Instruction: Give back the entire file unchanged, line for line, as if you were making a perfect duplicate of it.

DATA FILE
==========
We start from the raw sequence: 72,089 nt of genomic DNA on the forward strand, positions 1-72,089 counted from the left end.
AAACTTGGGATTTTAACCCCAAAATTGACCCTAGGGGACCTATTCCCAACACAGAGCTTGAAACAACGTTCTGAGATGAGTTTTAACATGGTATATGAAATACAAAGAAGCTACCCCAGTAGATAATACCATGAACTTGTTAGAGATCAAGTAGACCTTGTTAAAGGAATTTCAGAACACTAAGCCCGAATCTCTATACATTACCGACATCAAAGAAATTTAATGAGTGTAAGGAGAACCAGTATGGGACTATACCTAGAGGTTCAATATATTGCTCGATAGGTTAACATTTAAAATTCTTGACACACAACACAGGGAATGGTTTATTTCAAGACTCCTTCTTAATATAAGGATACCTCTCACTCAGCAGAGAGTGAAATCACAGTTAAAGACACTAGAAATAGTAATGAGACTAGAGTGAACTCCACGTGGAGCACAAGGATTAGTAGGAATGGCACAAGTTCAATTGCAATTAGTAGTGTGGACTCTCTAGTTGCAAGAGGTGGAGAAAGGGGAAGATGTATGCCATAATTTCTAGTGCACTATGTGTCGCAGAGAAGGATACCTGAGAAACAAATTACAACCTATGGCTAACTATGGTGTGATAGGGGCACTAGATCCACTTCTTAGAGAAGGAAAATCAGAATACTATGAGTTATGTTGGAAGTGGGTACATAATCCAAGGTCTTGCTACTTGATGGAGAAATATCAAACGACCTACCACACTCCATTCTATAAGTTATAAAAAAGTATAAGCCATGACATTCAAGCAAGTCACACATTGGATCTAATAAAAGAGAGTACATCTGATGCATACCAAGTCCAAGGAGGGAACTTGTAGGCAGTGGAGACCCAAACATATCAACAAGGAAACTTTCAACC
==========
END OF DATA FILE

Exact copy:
We start from the raw sequence: 72,089 nt of genomic DNA on the forward strand, positions 1-72,089 counted from the left end.
AAACTTGGGATTTTAACCCCAAAATTGACCCTAGGGGACCTATTCCCAACACAGAGCTTGAAACAACGTTCTGAGATGAGTTTTAACATGGTATATGAAATACAAAGAAGCTACCCCAGTAGATAATACCATGAACTTGTTAGAGATCAAGTAGACCTTGTTAAAGGAATTTCAGAACACTAAGCCCGAATCTCTATACATTACCGACATCAAAGAAATTTAATGAGTGTAAGGAGAACCAGTATGGGACTATACCTAGAGGTTCAATATATTGCTCGATAGGTTAACATTTAAAATTCTTGACACACAACACAGGGAATGGTTTATTTCAAGACTCCTTCTTAATATAAGGATACCTCTCACTCAGCAGAGAGTGAAATCACAGTTAAAGACACTAGAAATAGTAATGAGACTAGAGTGAACTCCACGTGGAGCACAAGGATTAGTAGGAATGGCACAAGTTCAATTGCAATTAGTAGTGTGGACTCTCTAGTTGCAAGAGGTGGAGAAAGGGGAAGATGTATGCCATAATTTCTAGTGCACTATGTGTCGCAGAGAAGGATACCTGAGAAACAAATTACAACCTATGGCTAACTATGGTGTGATAGGGGCACTAGATCCACTTCTTAGAGAAGGAAAATCAGAATACTATGAGTTATGTTGGAAGTGGGTACATAATCCAAGGTCTTGCTACTTGATGGAGAAATATCAAACGACCTACCACACTCCATTCTATAAGTTATAAAAAAGTATAAGCCATGACATTCAAGCAAGTCACACATTGGATCTAATAAAAGAGAGTACATCTGATGCATACCAAGTCCAAGGAGGGAACTTGTAGGCAGTGGAGACCCAAACATATCAACAAGGAAACTTTCAACC